Acute Stress Disorder

Acute stress disorder (ASD) was introduced to identify people who, shortly after trauma exposure, are high risk for subsequent development of post-traumatic stress disorder (PTSD). This contribution outlines the evidence for ASD as a predictor of subsequent PTSD. Available evidence in adults and children indicates that whereas people with ASD are high risk for PTSD, the majority of people who develop PTSD do not initially display ASD.

The diagnosis of acute stress disorder was introduced in DSM-IV. Like posttraumatic stress disorder (PTSD), acute stress disorder is defined in DSM-IV as a disorder that follows experiencing, witnessing, or being confronted with events involving actual or threatened death, physical injury, or other threats to the physical integrity of the self or others. In addition, to meet the definition of an appropriate stressor , the person’s response has to involve intense fear, helplessness, or horror. Whereas PTSD reflects disturbance that has lasted for more than 1 month, acute stress disorder must last for a minimum of 2 days and can only be diagnosed up to 1 month after the stressor. Acute stress disorder also differs from PTSD in being explicitly formulated as a dissociative response to trauma. Thus, a diagnosis of acute stress disorder requires at least three dissociative symptoms  but only one symptom from each of the re-experiencing, avoidance , and arousal categories. Impairment  is also necessary and is formulated somewhat differently from that specified for PTSD. At this early stage in the formulation of acute stress disorder, little empirical evidence is available for the specific assumptions incorporated in DSM-IV.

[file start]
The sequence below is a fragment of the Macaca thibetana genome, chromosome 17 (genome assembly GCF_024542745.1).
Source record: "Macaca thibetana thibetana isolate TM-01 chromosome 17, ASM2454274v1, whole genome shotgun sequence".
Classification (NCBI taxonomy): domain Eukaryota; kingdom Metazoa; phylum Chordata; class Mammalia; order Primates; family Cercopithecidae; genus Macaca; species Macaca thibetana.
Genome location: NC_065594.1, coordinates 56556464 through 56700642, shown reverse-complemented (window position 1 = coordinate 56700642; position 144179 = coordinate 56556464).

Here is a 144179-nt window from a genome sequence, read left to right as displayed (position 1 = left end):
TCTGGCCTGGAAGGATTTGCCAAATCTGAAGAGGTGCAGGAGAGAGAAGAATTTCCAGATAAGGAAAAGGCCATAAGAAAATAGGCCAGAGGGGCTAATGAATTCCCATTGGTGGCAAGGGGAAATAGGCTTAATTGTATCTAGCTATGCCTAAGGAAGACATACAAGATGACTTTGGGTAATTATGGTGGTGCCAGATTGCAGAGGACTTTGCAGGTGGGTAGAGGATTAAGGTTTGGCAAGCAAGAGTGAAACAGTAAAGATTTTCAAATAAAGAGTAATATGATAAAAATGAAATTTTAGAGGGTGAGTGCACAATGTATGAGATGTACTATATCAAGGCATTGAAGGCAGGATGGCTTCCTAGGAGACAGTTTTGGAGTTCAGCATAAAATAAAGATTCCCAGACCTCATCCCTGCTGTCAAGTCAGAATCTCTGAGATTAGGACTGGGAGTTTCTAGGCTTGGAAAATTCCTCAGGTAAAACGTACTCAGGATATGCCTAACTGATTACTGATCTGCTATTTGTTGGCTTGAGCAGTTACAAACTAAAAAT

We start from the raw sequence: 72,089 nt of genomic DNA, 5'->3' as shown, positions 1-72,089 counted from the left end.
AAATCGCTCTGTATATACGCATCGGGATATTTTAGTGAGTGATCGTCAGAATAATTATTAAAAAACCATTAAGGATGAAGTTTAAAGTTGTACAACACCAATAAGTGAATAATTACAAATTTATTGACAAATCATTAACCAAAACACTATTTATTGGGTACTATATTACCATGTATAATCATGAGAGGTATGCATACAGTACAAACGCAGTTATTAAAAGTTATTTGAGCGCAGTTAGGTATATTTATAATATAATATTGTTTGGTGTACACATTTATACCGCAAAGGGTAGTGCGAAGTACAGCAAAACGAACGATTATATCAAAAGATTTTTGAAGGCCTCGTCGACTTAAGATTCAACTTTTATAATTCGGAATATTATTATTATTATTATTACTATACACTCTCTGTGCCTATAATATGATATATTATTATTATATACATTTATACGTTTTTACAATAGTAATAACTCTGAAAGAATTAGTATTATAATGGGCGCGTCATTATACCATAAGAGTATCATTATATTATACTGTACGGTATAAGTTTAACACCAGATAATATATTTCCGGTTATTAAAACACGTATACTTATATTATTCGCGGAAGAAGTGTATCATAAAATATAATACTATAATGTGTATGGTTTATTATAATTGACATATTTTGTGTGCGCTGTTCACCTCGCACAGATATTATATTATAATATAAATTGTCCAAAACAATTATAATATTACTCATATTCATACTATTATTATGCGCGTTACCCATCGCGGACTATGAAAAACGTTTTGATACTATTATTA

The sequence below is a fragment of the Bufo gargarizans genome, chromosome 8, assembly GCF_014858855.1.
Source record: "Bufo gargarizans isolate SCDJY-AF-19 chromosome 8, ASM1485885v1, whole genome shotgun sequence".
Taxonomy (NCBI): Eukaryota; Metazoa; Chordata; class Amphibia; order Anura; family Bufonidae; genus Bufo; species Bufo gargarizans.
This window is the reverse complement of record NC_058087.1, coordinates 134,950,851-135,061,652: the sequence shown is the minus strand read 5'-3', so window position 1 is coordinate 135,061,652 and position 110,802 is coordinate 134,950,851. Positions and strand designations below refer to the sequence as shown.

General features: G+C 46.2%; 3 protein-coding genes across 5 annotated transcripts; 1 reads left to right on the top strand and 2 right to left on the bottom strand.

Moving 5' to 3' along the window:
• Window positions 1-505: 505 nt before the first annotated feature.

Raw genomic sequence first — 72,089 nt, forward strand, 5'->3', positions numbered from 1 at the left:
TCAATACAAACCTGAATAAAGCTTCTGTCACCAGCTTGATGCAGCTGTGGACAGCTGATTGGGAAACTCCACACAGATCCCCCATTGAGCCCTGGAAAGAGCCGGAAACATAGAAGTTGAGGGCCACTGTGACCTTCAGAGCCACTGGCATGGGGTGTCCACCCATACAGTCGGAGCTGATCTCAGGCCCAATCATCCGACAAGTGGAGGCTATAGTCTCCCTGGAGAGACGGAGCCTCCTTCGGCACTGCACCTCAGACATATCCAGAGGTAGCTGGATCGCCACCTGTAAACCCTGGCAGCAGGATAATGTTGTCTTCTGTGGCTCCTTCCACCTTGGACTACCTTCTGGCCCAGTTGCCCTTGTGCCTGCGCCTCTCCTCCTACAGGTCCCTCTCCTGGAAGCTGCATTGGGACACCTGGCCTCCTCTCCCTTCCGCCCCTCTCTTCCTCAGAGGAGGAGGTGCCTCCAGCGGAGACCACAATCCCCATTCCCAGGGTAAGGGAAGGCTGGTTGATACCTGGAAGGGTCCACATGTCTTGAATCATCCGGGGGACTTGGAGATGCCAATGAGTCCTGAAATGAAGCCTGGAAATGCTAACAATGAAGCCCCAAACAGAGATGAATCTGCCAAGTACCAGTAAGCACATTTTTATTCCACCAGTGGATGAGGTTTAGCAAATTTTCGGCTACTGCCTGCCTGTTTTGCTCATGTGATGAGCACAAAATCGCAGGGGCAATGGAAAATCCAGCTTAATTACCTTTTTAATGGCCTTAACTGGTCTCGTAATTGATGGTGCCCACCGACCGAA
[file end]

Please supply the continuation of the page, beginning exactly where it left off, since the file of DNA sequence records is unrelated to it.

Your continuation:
The symptoms of ASD include:

Dissociative symptoms

You’ll have three or more of the following dissociative symptoms if you have ASD:

  • feeling numb, detached, or being emotionally unresponsive